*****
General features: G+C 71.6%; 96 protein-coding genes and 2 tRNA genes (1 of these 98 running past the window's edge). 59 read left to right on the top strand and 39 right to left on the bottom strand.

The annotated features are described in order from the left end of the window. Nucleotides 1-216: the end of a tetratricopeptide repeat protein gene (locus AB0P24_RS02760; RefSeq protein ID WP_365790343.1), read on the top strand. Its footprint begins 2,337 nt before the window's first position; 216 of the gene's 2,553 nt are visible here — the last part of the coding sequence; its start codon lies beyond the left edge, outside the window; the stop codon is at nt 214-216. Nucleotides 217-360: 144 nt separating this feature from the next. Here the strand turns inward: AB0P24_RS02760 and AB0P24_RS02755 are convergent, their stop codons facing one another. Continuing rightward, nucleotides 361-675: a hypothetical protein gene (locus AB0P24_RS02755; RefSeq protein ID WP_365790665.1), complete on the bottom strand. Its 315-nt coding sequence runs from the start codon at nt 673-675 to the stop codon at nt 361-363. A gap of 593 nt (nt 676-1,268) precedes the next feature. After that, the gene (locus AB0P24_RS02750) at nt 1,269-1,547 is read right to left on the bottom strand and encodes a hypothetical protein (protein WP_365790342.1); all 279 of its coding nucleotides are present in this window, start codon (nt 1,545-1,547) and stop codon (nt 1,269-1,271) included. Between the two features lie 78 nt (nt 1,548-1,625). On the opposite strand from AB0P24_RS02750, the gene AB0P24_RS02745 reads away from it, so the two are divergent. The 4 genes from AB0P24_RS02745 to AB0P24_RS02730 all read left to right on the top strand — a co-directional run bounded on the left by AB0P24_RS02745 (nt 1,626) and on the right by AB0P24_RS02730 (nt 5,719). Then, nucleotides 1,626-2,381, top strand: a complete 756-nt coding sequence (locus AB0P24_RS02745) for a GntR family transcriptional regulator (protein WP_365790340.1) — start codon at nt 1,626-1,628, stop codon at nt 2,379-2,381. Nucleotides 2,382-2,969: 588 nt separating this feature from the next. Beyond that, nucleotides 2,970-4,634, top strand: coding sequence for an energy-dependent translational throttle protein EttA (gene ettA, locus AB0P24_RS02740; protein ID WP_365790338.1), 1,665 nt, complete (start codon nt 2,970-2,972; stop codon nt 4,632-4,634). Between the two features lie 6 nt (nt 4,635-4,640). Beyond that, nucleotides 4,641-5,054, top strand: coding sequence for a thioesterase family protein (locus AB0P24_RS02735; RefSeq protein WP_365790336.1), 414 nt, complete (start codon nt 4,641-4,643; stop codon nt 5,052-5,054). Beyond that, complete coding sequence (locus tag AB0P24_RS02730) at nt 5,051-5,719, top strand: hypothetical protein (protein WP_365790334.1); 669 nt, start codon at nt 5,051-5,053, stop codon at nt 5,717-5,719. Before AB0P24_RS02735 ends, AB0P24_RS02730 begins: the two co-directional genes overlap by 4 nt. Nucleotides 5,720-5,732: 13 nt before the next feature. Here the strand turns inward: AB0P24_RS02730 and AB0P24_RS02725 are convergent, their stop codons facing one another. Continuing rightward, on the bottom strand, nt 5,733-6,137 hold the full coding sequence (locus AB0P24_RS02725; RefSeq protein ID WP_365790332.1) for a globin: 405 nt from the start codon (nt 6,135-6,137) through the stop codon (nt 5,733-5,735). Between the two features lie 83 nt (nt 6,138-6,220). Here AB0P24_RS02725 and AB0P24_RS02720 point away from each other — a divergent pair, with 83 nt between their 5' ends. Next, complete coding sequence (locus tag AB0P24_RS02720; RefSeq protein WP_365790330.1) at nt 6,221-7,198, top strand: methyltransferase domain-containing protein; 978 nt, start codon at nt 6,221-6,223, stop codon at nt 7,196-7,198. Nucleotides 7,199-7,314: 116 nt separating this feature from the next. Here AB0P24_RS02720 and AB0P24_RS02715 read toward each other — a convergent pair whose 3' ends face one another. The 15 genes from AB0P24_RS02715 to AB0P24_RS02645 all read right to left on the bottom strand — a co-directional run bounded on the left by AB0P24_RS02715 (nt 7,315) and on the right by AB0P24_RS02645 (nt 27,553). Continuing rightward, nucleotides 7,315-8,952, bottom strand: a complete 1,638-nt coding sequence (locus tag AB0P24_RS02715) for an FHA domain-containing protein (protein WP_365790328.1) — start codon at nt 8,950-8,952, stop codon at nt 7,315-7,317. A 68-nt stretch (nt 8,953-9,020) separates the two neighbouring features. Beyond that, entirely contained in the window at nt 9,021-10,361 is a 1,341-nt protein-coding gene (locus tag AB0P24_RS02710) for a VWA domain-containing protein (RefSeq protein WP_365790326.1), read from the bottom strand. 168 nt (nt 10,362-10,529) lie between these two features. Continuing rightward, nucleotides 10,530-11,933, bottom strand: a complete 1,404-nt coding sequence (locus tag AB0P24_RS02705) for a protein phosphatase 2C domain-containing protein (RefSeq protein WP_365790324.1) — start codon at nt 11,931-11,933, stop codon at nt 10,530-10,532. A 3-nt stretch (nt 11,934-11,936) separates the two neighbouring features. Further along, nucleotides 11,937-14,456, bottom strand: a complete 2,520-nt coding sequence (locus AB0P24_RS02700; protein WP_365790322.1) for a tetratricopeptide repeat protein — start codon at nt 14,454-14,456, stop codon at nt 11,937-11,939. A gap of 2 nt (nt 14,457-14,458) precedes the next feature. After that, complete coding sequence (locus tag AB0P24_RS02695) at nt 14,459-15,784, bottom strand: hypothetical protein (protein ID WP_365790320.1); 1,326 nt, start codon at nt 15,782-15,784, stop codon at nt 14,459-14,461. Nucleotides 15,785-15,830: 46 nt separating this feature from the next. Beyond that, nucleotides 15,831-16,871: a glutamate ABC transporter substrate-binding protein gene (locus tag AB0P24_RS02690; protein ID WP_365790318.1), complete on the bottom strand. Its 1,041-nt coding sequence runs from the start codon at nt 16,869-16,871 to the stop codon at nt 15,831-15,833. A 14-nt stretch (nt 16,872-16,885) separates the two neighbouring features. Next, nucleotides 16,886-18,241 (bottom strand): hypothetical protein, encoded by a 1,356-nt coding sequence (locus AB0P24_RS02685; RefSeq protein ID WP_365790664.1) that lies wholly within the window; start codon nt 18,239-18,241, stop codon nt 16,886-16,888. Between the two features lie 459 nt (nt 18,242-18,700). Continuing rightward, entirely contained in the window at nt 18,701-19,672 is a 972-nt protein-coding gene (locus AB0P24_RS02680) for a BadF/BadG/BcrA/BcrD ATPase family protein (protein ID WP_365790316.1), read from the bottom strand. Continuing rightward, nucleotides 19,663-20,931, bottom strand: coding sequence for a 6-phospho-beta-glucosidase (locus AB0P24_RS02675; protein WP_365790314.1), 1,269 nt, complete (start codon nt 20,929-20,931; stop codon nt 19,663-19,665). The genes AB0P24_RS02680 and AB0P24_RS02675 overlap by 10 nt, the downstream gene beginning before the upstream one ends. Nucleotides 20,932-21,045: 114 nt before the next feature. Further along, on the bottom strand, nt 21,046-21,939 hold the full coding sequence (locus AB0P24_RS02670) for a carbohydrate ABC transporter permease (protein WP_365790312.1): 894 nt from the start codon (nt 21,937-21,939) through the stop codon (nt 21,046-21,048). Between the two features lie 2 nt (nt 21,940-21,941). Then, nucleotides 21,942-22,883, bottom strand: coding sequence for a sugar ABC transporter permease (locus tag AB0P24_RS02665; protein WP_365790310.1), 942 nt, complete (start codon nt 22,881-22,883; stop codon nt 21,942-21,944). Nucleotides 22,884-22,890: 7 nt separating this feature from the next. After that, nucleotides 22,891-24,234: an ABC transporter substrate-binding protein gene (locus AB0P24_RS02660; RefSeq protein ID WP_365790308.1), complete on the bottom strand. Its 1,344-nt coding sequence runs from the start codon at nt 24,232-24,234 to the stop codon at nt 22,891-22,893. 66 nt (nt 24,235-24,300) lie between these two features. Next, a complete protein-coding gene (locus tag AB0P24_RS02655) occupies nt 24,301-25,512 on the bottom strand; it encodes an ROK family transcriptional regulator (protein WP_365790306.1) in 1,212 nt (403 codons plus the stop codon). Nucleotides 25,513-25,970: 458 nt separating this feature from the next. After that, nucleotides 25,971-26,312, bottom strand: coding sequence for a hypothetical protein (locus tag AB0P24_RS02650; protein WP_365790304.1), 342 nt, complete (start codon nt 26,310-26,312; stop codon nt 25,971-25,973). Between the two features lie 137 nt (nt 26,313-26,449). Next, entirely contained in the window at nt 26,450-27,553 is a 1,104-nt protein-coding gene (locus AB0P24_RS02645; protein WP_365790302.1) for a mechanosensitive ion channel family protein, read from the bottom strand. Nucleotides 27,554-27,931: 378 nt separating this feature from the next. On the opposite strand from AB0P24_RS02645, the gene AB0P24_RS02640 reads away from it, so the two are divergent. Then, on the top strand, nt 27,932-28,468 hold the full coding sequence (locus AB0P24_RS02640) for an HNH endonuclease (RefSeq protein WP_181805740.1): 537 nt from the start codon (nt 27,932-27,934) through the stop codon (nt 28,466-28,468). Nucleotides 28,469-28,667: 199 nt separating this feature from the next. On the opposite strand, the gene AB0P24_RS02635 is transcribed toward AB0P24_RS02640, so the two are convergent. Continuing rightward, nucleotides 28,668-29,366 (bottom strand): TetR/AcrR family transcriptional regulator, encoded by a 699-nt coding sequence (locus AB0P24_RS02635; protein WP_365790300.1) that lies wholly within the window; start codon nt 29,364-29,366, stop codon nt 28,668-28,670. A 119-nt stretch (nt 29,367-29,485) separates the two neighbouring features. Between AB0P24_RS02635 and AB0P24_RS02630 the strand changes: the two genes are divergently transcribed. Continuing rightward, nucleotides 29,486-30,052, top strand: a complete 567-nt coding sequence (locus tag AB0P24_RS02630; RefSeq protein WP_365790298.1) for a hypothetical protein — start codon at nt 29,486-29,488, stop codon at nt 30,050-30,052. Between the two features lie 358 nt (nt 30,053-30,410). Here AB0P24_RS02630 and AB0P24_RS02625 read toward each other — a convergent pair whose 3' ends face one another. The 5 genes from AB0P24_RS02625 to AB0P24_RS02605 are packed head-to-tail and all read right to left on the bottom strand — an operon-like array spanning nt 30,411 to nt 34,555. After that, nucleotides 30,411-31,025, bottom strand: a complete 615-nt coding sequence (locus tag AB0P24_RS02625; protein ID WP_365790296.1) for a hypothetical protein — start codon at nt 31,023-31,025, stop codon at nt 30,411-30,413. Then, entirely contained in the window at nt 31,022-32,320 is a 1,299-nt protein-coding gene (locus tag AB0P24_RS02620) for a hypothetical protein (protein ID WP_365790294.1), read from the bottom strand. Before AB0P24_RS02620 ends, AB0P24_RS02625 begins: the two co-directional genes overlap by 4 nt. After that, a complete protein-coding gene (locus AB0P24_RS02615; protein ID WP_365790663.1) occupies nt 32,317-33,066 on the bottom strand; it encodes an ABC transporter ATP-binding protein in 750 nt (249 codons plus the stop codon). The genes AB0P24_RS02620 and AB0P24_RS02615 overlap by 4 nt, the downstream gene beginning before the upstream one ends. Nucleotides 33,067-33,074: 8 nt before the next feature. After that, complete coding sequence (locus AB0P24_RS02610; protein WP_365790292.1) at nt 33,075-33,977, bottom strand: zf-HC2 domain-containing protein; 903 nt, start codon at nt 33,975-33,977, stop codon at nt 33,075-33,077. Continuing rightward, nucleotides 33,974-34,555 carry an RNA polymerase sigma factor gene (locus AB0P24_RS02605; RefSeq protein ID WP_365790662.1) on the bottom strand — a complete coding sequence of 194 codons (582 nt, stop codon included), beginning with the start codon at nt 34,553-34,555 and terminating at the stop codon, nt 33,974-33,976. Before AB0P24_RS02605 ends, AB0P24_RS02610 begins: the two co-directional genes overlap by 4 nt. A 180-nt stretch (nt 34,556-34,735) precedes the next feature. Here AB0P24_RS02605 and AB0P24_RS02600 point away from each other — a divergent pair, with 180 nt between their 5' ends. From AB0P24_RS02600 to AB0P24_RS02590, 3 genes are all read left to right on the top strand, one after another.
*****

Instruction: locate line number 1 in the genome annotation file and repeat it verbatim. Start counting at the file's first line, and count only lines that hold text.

General features: G+C 71.6%; 96 protein-coding genes and 2 tRNA genes (1 of these 98 running past the window's edge). 59 read left to right on the top strand and 39 right to left on the bottom strand.